YOUR HEALTH Beat flu with a vaccine
Protect yourself and your family against flu this winter by getting the flu vaccine
FLU or influenza is a viral illness that occurs mainly in the winter months. The influenza viruses can infect the nose, throat, sinuses, upper airways and lungs. In healthy children, young adults and middle aged people, the disease is mostly mild.
Flu can however be life-threatening in older people, babies, toddlers and people of any age who have underlying conditions.
According to the University of Witwatersrand, influenza kills between 6 000 and 11 000 South Africans every year. About half of these deaths are the elderly and about 30 percent are people living with HIV.
WHY YOU SHOULD GET A FLU VACCINE
Vaccines can protect you and your family as flu can sometimes be life-threatening. Flu complications can be serious and include pneumonia and the worsening of existing heart problems.
Flu viruses change frequently and when they change, the previous vaccine is no longer effective. Because of this, the content of the vaccine is changed each year, which means the content of the flu vaccine is also different each year.
For full protection, you need to receive a dose of the vaccine before the flu outbreak. It takes your body two weeks to develop antibodies against the flu vaccine.
WHEN TO GET THE FLU VACCINE
During the flu season, about 14 percent of patients are hospitalised for pneumonia and a quarter of patients with flu-like symptoms test positive for flu. The best time to get the flu vaccine is ideally between March and June before the flu season starts and before the virus spreads or as soon as the vaccine becomes available (mid-March).
However, if you missed this period, the vaccine can still be taken at any time during the winter season as long as you haven’t been infected. Studies support the safety of annual vaccination in children and adults.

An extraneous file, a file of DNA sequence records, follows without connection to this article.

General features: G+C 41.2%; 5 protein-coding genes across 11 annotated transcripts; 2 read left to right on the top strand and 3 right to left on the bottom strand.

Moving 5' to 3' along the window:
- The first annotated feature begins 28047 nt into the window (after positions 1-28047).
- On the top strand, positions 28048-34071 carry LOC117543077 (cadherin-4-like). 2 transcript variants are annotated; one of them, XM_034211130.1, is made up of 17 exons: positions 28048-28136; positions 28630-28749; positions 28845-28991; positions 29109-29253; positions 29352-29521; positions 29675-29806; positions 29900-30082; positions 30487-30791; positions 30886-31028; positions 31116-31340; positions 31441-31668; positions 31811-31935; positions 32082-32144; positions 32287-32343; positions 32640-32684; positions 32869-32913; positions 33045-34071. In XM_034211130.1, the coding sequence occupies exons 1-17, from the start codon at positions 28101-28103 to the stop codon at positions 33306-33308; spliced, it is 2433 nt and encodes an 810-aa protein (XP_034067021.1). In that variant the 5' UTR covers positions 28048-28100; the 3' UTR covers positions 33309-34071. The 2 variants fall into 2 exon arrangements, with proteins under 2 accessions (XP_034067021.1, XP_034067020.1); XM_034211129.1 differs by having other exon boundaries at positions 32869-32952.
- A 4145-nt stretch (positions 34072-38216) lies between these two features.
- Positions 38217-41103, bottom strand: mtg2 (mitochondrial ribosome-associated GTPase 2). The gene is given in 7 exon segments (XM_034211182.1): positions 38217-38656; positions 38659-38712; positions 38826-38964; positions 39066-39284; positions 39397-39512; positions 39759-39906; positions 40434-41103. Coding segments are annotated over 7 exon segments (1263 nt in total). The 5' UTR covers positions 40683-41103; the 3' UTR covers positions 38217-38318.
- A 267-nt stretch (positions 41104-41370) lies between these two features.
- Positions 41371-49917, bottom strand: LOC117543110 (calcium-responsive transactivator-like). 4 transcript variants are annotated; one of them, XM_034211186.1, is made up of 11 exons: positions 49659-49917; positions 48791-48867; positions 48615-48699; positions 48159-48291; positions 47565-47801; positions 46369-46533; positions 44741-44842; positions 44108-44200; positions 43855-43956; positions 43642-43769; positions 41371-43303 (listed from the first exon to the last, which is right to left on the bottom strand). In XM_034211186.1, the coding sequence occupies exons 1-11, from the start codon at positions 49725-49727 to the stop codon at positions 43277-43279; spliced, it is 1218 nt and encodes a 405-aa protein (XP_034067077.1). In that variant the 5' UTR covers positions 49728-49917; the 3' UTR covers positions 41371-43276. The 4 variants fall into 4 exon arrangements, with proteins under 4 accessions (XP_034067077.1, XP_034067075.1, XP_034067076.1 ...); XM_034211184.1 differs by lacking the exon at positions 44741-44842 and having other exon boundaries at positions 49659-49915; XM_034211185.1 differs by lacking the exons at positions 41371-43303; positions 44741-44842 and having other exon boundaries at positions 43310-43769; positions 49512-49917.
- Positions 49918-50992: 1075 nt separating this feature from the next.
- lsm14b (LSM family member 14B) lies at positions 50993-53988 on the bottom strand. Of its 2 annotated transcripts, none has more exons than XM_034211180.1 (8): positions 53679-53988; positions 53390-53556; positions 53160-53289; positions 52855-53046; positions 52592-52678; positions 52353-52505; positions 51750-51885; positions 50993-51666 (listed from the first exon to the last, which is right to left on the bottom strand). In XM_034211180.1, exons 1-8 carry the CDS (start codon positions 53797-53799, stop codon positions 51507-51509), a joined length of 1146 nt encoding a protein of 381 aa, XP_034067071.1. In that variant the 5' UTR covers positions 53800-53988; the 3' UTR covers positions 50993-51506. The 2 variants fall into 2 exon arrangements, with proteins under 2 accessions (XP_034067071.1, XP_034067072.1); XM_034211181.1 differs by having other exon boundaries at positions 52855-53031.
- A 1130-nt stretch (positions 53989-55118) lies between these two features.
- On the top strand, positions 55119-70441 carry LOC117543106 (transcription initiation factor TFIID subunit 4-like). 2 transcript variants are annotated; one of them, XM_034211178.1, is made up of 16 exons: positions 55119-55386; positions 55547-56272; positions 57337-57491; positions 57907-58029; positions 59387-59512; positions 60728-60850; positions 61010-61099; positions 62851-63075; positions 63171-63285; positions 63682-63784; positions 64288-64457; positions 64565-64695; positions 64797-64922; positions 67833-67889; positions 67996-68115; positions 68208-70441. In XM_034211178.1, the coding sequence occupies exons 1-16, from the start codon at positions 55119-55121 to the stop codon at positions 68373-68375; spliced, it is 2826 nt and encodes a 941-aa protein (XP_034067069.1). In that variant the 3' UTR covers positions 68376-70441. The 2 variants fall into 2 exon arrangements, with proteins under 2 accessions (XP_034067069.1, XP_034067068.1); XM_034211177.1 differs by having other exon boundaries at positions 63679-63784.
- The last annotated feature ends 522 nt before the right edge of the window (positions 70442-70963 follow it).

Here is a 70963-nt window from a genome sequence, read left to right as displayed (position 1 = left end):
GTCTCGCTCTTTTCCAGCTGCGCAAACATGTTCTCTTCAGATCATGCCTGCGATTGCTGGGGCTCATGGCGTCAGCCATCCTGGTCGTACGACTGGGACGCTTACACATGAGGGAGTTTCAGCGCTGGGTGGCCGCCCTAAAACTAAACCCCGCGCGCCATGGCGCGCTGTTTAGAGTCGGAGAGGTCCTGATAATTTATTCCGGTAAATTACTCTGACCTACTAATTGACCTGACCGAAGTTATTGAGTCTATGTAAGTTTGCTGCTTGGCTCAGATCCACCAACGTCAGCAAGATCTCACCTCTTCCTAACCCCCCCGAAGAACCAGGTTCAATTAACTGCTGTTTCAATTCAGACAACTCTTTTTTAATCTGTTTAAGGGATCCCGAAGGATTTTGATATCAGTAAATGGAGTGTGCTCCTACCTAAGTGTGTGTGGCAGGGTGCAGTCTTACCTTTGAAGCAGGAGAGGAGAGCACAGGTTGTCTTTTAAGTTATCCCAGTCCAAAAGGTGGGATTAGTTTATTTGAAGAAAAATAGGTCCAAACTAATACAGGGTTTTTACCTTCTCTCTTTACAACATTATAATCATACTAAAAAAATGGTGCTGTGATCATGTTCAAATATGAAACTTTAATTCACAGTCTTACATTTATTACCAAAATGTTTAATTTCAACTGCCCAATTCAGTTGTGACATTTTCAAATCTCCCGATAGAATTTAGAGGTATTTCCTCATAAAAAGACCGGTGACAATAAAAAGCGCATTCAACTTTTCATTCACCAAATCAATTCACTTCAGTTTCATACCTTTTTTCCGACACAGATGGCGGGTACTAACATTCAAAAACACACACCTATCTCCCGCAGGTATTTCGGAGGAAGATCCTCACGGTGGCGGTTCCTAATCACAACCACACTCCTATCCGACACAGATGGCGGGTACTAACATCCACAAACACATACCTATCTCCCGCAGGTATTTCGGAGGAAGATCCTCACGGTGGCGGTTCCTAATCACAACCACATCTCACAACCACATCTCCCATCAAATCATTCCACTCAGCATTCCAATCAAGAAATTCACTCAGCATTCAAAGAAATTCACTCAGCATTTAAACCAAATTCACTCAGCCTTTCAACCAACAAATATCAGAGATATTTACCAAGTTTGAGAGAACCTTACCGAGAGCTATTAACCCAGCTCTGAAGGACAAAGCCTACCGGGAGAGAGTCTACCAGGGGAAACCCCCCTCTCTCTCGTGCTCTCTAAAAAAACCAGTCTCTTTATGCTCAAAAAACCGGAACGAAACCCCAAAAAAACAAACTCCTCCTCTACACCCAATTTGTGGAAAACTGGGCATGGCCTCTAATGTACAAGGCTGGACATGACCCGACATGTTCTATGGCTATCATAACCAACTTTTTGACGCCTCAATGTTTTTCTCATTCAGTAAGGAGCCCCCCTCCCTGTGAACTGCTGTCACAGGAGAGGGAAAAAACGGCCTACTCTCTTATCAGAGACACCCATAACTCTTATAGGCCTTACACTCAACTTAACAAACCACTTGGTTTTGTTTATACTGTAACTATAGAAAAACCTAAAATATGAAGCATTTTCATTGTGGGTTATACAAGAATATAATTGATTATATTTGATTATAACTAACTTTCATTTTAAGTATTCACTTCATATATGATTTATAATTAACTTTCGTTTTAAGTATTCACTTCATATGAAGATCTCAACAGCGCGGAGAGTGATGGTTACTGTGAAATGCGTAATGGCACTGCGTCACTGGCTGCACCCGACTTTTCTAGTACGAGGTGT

WHO SHOULD GET IT
Anyone wishing to reduce the risk of getting flu or spreading it to others should consider the vaccine.
Mostly pregnant women, people with chronic illnesses like diabetes, lung disease and heart disease, HIV infected people and those who suffer from tuberculosis are at increased risk of hospitalisation and death from flu infections.
In addition, adults and children, health workers, residents of old-age homes, chronic care and rehabilitation institutions in close contact with compromised individuals are at risk of severe flu.
WHO CAN’T GET A FLU VACCINE
There are several circumstances where a person should not have the flu vaccination.
Those who can't get the vaccine include children younger than six months and those who have had severe allergic reactions to a flu vaccination in the past. People who have severe allergies to eggs and those who previously experienced the following after the vaccination should not get the vaccine: Difficulty breathing Drop in blood pressure Loss of sensation in the feet or any condition that requires hospitalisation
You and your family can get the vaccine at the pharmacy, clinic or from your doctor.
Boitumelo Ntsoane is a qualified pharmacist and businesswoman. She holds a Bachelor of Pharmacy degree from Rhodes University, a certificate in Business Management from the University of North West, and was part of the Goldman Sachs-GIBS 10 000 Women Certificate Programme